TWO cathedrals have resorted to taking legal action against the Occupy protest camps on their grounds, after repeated requests to them to move.
Sheffield Cathedral was scheduled to serve legal notices yesterday against protesters who have been encamped in the churchyard since 5 November. Bristol Cathedral served court papers on Wednesday morning against protesters encamped on College Green; a court hearing is scheduled to take place today.
Both cathedrals own the land on which the protesters are encamped, unlike St Paul’s Cathedral, which jointly owns its churchyard with the City of London Corporation. Sheffield and Bristol cathedrals both acknowledge the importance of the Occupy cause, but say that the camps have become a nuisance, preventing the public from enjoying the spaces and hindering the cathedrals’ daily activities.
The Dean of Sheffield, the Very Revd Peter Bradley, said on Thursday that the cathedral had been “given no choice”; he said that legal action was required “to clear the site in order to maintain the timetable” for the cathedral’s Gateway development project.
He continued: “It has always been, and still is, our intention to bring this difficult situation to a peaceful and mutually acceptable conclusion. It is with great regret that we have not yet reached a compromise.”
Dean Bradley said that, because the cathedral owns the churchyard, it is “liable for all activity on the land”. It was “becoming increasingly difficult to keep it safe and well managed, and open for everyone to enjoy”, and there were “continuing concerns about safety”. He described the camp as “a huge drain on our limited resources. We are currently unable to deliver the whole of our projected activities, and our important day-to-day ministry is suffering.”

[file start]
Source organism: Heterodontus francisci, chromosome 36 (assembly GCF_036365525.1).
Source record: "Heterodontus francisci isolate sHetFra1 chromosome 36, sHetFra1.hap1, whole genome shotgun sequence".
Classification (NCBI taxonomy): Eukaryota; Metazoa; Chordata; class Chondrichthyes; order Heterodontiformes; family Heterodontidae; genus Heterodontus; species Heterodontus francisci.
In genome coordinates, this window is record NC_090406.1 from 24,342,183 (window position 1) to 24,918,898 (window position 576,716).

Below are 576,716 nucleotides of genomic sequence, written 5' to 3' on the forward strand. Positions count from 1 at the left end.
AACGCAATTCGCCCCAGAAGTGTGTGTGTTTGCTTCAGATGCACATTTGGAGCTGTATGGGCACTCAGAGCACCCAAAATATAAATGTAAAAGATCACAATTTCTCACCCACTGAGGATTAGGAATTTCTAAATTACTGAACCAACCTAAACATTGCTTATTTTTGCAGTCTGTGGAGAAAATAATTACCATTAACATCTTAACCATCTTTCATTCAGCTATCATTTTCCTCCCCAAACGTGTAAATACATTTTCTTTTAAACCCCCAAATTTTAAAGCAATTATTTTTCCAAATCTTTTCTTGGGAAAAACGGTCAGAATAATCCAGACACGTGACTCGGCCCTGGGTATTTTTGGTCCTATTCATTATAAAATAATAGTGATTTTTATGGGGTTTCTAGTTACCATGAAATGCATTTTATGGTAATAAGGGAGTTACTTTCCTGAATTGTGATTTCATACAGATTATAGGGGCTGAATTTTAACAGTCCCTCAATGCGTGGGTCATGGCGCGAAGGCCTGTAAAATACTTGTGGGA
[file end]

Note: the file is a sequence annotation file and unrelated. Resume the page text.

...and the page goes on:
In a statement issued on Thursday of last week, the Dean of Bristol, the Very Revd Dr David Hoyle, said: “Whilst we are committed to listening to the Occupy Movement, we believe it is now time that this stage in their protest came to an end so that a wider community can once again benefit from access to College Green.”
Both Occupy Bristol and Occupy Sheffield have not responded specifically to the prospect of court action. Both movements issued statements last week saying that efforts had been made to reduce the size of the camps and to make the space more welcoming to the public.
Exeter Cathedral, which is also unwillingly hosting an Occupy camp on Cathedral Green, has not yet resorted to legal action. A statement last Friday said that it would like to build “a genuine partnership between the Cathedral and the Occupy Movement”. The statement twice stated, however, that this would be conditional on the end of the “illegal encampment”.
The cathedral offered the protesters “the chance to site an ‘Occupy Exeter’ protest marquee/gazebo on a more prominent part of the Green, to use as a focal point for the campaign, to collect signatures, give out leaflets and host general assemblies and public discussions . . . during daylight hours.”
The Chapter of Exeter Cathedral was understood to be waiting for a response from Occupy to its proposal this week, which the Occupy protesters were due to discuss at a General Assembly meeting.
The approach taken by Exeter Cathedral is similar to that taken by St Paul’s Cathedral since it reversed its decision to take legal action. The Chapter of St Paul’s suggested a number of ways in which it could accommodate the protest outside, including allowing an information tent outside for a limited period, and permitting General Assembly meetings to take place on the cathedral steps (News, 2 December).
The protesters at St Paul’s continue to wait for a ruling from the High Court on whether they can remain.
After a five-day hearing last month, the judge, Mr Justice Lindblom, said that he would not rule before Wednesday of this week. As the Church Times went to press, there was no indication that a ruling was imminent.
In an interview with BBC2’s Newsnight on Thursday of last week, Canon Giles Fraser, the former Canon Chancellor of St Paul’s, said that the Occupy protesters outside St Paul’s needed to work out an “exit strategy. They can’t stay there for ever.” But he criticised the City of London Corporation, saying that the protesters “probably would have gone by now” if it had not taken legal action. The Corporation had “really misunderstood the psychology of protest, which is that if you push against protest, protest pushes back.”